United States v. Covington, 818 F. Supp. 159 (E.D. Va. 1993)

U.S. District Court for the Eastern District of Virginia - 818 F. Supp. 159 (E.D. Va. 1993)
April 8, 1993

818 F. Supp. 159 (1993)

The UNITED STATES of America
v.
Larry Jerome COVINGTON, Jr.

Crim. No. 92-0507-A.

United States District Court, E.D. Virginia, Alexandria Division.

April 8, 1993.

*160 Marcus Davis, Asst. U.S. Atty., Alexandria, VA, for plaintiff.

Eric Michael Weight, Alexandria, VA, for defendant.

 
SENTENCING MEMORANDUM

ELLIS, District Judge.

 
Introduction

Defendant Larry Jerome Covington, Jr. is before the Court for sentencing after entering a plea of guilty on February 5, 1993, to Counts 1, 2 and 3 of a three count indictment charging the following: in Count 1 that defendant possessed cocaine with intent to distribute, in violation of 21 U.S.C. § 841(a) (1); in Court 2 that defendant used a firearm in drug trafficking offense, in violation of 18 U.S.C. § 924(c) (1); and in Count 3 that defendant, a felon, possessed a firearm, in violation of 18 U.S.C. § 922(g) (1).

The record reflects that on September 6, 1991, defendant was convicted in the Superior Court of the District of Columbia of attempted distribution of cocaine in violation of the District of Columbia Code §§ 33-541(a) (1) and 33-549. These violations were punishable by imprisonment for a term of up to 30 years.

On October 1, 1992, at Richmond Highway and Beacon Hill Road in Fairfax County, Virginia, defendant was stopped by a Fairfax County Police Officer. Within the automobile, under the carpet on the driver's side of the front seat, the officer found approximately 9.06 grams of cocaine base ("crack"), a Schedule II narcotic controlled substance. Approximately 6.76 grams of the crack were contained in a total of 81 small baggies. The remaining 2.30 grams was in the form of a single chunk of crack. The officer also found a government model, .45 caliber, Colt semiautomatic pistol, serial number 323192-C, which was loaded with seven (7) rounds of ammunition. This pistol was secreted under a fold-down arm rest in the center of the rear seat, and was within arm's reach of the driver's seat.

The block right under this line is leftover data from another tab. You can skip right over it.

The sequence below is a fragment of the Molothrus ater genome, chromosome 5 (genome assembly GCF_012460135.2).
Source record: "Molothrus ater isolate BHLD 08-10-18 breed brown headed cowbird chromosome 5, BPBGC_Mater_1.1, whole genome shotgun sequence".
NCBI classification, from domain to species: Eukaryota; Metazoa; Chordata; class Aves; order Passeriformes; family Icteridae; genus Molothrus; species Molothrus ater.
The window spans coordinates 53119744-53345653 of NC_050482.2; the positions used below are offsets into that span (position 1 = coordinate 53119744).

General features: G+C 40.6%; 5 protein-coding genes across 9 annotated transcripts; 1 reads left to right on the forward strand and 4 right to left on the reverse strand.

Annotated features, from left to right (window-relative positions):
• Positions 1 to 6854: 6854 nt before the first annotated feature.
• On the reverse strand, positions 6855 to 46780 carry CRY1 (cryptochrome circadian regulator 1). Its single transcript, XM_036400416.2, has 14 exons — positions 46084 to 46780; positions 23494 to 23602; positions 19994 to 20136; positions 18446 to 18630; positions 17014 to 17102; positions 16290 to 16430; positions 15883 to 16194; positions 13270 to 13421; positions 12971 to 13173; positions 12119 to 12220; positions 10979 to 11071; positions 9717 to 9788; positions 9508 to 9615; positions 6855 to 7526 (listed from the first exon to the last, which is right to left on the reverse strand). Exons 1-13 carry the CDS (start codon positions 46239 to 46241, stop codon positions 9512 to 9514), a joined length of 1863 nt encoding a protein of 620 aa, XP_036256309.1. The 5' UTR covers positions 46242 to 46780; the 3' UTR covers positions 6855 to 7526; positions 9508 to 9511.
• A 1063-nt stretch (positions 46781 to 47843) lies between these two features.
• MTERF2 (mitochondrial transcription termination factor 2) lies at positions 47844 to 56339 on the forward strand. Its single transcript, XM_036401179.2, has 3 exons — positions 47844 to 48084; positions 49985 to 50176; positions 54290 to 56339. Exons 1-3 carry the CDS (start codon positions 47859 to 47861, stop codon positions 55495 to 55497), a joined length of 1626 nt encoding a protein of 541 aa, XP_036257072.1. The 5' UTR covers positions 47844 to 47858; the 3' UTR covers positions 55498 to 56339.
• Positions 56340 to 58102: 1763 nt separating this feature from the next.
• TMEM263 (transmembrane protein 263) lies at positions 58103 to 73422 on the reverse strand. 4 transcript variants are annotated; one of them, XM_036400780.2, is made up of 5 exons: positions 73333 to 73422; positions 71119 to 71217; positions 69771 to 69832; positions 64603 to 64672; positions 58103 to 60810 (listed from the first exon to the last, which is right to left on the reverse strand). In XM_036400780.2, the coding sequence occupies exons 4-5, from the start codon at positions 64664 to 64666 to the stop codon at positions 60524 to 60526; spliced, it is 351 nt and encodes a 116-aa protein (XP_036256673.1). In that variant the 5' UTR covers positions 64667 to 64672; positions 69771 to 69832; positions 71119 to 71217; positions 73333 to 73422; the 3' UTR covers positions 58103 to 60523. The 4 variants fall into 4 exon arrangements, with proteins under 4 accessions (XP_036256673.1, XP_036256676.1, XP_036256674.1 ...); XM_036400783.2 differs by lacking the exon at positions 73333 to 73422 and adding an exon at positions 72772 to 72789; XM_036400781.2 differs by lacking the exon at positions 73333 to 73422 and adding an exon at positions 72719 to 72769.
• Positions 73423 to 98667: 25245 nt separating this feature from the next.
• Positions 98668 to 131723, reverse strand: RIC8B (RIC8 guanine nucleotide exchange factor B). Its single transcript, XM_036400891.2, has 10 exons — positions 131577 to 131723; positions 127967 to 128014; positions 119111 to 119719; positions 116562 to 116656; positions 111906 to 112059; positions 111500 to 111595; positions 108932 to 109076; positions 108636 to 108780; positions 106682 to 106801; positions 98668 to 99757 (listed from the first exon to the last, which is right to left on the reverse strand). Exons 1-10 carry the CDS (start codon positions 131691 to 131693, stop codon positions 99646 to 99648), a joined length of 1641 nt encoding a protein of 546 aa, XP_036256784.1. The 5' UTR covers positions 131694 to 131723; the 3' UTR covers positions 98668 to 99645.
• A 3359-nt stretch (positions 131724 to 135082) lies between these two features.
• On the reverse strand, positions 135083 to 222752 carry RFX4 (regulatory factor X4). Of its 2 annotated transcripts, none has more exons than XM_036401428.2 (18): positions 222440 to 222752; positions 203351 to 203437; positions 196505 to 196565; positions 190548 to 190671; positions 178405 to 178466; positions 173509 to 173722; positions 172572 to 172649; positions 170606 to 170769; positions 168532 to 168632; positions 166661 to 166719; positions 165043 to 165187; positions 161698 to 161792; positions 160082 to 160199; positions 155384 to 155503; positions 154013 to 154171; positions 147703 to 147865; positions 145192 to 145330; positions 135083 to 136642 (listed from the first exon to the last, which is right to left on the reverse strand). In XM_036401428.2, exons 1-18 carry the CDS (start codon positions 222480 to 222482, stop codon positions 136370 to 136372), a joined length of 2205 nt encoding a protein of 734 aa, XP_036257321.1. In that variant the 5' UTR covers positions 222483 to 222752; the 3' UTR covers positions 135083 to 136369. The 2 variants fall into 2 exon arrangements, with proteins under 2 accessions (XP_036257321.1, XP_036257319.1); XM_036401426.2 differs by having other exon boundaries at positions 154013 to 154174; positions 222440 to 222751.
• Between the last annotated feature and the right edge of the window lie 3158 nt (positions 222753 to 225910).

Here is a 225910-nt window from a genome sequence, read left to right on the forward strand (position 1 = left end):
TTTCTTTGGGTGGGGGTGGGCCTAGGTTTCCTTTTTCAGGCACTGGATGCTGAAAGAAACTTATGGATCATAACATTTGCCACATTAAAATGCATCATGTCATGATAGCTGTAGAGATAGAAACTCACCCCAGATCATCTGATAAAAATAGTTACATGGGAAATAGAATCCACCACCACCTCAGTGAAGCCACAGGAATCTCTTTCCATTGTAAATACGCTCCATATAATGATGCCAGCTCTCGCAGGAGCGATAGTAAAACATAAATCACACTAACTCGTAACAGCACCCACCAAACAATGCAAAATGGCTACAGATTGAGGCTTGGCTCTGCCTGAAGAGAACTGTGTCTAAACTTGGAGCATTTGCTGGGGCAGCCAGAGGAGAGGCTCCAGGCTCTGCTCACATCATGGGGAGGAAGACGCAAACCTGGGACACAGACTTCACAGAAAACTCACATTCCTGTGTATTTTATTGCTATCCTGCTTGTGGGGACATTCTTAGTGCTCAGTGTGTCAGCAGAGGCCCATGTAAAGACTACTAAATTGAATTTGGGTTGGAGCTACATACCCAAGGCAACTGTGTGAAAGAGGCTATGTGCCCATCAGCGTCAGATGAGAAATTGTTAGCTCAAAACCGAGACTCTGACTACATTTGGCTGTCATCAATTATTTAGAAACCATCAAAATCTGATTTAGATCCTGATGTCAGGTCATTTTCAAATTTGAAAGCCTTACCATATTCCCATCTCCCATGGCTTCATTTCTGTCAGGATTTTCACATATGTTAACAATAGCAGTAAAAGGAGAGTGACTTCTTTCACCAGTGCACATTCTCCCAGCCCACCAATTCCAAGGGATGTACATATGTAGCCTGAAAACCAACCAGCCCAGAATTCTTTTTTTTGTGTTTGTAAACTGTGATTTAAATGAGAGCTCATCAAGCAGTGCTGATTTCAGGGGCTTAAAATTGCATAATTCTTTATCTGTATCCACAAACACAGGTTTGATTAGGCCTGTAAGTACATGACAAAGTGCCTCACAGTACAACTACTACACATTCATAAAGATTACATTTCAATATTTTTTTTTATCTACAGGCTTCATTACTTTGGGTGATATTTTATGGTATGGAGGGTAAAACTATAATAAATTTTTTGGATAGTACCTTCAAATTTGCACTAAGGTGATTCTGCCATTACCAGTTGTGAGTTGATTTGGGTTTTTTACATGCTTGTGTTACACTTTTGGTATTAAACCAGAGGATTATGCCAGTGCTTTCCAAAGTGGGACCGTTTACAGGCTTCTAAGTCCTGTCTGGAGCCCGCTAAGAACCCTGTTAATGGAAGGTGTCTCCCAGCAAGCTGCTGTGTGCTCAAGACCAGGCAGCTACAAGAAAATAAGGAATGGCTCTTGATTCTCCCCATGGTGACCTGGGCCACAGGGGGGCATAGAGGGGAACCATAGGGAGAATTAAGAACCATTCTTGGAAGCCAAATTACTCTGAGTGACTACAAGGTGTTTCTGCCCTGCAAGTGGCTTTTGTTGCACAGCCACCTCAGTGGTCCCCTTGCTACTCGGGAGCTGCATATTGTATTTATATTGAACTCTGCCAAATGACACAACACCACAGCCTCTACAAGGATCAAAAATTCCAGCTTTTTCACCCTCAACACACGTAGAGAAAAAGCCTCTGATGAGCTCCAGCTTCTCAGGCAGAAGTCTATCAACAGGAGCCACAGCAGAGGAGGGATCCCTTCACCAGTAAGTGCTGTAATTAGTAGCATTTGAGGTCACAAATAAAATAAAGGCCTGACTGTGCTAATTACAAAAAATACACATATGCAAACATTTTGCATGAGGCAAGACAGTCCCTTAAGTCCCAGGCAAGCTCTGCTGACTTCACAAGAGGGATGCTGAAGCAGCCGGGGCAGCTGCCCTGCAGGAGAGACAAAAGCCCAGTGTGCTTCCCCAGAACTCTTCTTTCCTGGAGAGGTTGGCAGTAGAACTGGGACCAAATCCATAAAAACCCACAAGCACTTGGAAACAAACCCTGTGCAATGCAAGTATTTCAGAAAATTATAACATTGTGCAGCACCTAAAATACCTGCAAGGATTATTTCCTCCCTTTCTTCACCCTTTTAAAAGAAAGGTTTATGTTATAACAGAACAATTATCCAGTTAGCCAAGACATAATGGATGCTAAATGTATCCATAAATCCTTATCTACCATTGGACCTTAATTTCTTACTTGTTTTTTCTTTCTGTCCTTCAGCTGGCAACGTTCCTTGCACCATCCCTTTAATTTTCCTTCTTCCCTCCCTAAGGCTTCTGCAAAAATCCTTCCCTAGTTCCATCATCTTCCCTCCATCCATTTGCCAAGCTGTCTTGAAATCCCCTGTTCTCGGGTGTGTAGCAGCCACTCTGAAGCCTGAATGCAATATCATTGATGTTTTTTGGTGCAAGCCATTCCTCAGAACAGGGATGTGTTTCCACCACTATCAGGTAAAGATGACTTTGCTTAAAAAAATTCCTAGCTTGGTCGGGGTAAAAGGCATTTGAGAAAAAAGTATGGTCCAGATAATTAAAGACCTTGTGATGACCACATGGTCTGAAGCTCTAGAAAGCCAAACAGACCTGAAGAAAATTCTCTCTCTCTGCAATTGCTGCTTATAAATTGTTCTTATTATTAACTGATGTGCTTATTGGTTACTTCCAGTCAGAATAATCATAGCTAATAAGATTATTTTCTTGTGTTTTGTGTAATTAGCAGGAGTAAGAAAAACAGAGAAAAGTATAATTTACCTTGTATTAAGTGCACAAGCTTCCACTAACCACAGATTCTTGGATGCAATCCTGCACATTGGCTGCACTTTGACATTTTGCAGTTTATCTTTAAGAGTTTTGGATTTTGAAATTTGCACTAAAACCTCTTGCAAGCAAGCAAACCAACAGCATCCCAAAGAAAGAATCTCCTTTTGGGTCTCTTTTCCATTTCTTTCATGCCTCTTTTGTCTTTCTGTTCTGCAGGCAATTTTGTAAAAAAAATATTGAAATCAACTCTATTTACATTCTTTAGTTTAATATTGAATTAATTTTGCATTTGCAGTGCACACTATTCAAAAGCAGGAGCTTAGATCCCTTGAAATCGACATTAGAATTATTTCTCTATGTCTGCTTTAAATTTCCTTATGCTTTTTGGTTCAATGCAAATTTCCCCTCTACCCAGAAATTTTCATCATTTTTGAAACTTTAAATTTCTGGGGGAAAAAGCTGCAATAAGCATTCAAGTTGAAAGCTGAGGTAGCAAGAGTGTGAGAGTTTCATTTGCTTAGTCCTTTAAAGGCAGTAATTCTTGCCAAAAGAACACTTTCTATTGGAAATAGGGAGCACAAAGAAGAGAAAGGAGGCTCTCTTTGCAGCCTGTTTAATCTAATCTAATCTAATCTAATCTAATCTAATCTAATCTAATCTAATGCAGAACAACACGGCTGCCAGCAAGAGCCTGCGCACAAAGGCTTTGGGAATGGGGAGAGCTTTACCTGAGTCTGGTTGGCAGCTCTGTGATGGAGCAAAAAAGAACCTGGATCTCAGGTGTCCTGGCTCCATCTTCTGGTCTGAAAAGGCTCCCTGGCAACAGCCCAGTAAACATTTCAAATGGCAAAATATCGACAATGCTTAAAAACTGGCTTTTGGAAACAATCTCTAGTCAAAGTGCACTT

Following verbal and written Miranda warnings and defendant's waivers at the time of his arrest, defendant promptly acknowledged ownership of both the crack cocaine and the pistol. Defendant further admitted that he had purchased the crack cocaine earlier in the day in Washington, D.C. for $400, and had intended to resell it for $800. He represented the contents of the small baggies to be worth $10 each. In mitigation, defendant explained that he was disabled from gunshot wounds and sold drugs to support himself. He further told arresting officers that he acquired the pistol several weeks earlier from an associate in Washington, D.C., and that he carried it for protection, since he had been robbed and shot twice in the past.